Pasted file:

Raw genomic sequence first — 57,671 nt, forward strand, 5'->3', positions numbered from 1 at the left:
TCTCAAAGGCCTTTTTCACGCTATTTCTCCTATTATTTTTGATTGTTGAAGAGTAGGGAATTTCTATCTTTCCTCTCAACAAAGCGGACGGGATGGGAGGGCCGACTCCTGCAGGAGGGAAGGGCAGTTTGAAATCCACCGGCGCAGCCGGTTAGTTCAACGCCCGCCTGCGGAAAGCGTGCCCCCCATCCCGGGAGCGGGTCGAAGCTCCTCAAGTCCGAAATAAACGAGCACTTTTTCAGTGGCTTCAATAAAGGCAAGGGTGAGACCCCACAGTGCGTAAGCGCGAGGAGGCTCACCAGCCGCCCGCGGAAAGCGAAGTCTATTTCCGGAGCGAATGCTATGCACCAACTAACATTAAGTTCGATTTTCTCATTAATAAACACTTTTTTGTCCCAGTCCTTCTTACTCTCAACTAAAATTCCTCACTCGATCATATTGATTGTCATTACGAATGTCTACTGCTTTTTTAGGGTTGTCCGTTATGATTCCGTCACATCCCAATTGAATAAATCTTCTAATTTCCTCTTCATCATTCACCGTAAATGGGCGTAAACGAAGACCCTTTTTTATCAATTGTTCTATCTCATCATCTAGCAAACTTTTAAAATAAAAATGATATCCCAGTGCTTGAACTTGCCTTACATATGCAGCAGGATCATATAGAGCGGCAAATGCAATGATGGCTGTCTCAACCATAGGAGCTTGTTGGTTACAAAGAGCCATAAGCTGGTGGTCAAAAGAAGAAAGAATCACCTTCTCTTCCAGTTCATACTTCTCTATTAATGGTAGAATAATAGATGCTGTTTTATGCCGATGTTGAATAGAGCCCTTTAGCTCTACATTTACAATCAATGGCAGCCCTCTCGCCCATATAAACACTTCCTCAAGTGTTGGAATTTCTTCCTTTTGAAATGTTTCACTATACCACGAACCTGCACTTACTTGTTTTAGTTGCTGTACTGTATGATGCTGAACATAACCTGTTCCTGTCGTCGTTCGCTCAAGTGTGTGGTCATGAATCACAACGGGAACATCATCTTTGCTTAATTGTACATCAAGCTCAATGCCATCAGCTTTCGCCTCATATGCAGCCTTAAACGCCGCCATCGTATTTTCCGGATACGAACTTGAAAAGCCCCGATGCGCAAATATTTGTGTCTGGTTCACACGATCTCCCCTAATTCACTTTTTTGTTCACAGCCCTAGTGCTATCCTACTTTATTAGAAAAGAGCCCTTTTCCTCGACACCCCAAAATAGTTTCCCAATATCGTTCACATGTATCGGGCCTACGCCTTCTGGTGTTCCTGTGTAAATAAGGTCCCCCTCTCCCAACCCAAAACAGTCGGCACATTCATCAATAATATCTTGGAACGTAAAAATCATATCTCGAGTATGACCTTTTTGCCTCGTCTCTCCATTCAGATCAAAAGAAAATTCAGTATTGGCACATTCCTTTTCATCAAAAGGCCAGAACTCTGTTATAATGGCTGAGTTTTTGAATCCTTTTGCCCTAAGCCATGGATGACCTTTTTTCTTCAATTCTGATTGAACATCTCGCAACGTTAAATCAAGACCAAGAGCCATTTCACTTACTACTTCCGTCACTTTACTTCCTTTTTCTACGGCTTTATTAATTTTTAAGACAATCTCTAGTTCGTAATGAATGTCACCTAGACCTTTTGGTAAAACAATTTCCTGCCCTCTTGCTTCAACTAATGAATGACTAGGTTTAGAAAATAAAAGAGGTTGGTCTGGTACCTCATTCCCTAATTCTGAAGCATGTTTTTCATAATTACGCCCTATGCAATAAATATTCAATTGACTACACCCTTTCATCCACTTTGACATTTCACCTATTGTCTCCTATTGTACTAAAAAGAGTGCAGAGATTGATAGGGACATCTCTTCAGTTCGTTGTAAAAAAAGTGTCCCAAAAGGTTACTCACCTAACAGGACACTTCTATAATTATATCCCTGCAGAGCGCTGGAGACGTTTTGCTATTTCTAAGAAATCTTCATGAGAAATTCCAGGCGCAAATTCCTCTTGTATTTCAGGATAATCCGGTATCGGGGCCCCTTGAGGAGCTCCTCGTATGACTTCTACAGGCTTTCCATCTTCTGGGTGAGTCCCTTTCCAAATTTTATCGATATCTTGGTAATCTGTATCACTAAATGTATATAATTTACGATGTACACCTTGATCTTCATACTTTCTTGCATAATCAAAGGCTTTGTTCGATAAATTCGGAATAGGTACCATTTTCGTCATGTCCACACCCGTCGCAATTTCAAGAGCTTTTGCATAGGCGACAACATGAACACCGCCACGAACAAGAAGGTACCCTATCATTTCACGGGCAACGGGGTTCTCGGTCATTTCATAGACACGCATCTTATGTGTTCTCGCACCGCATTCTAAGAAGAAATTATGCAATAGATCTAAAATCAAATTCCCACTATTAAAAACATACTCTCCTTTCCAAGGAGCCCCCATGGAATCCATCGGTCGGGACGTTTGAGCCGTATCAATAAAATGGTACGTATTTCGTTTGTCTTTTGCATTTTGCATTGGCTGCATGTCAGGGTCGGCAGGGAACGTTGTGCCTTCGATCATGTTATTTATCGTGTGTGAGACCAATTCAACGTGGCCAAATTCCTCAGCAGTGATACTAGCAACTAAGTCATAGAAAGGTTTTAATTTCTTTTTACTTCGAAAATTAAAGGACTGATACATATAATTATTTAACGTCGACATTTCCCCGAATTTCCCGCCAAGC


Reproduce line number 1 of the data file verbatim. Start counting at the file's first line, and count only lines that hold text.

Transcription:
Raw genomic sequence first — 57,671 nt, forward strand, 5'->3', positions numbered from 1 at the left: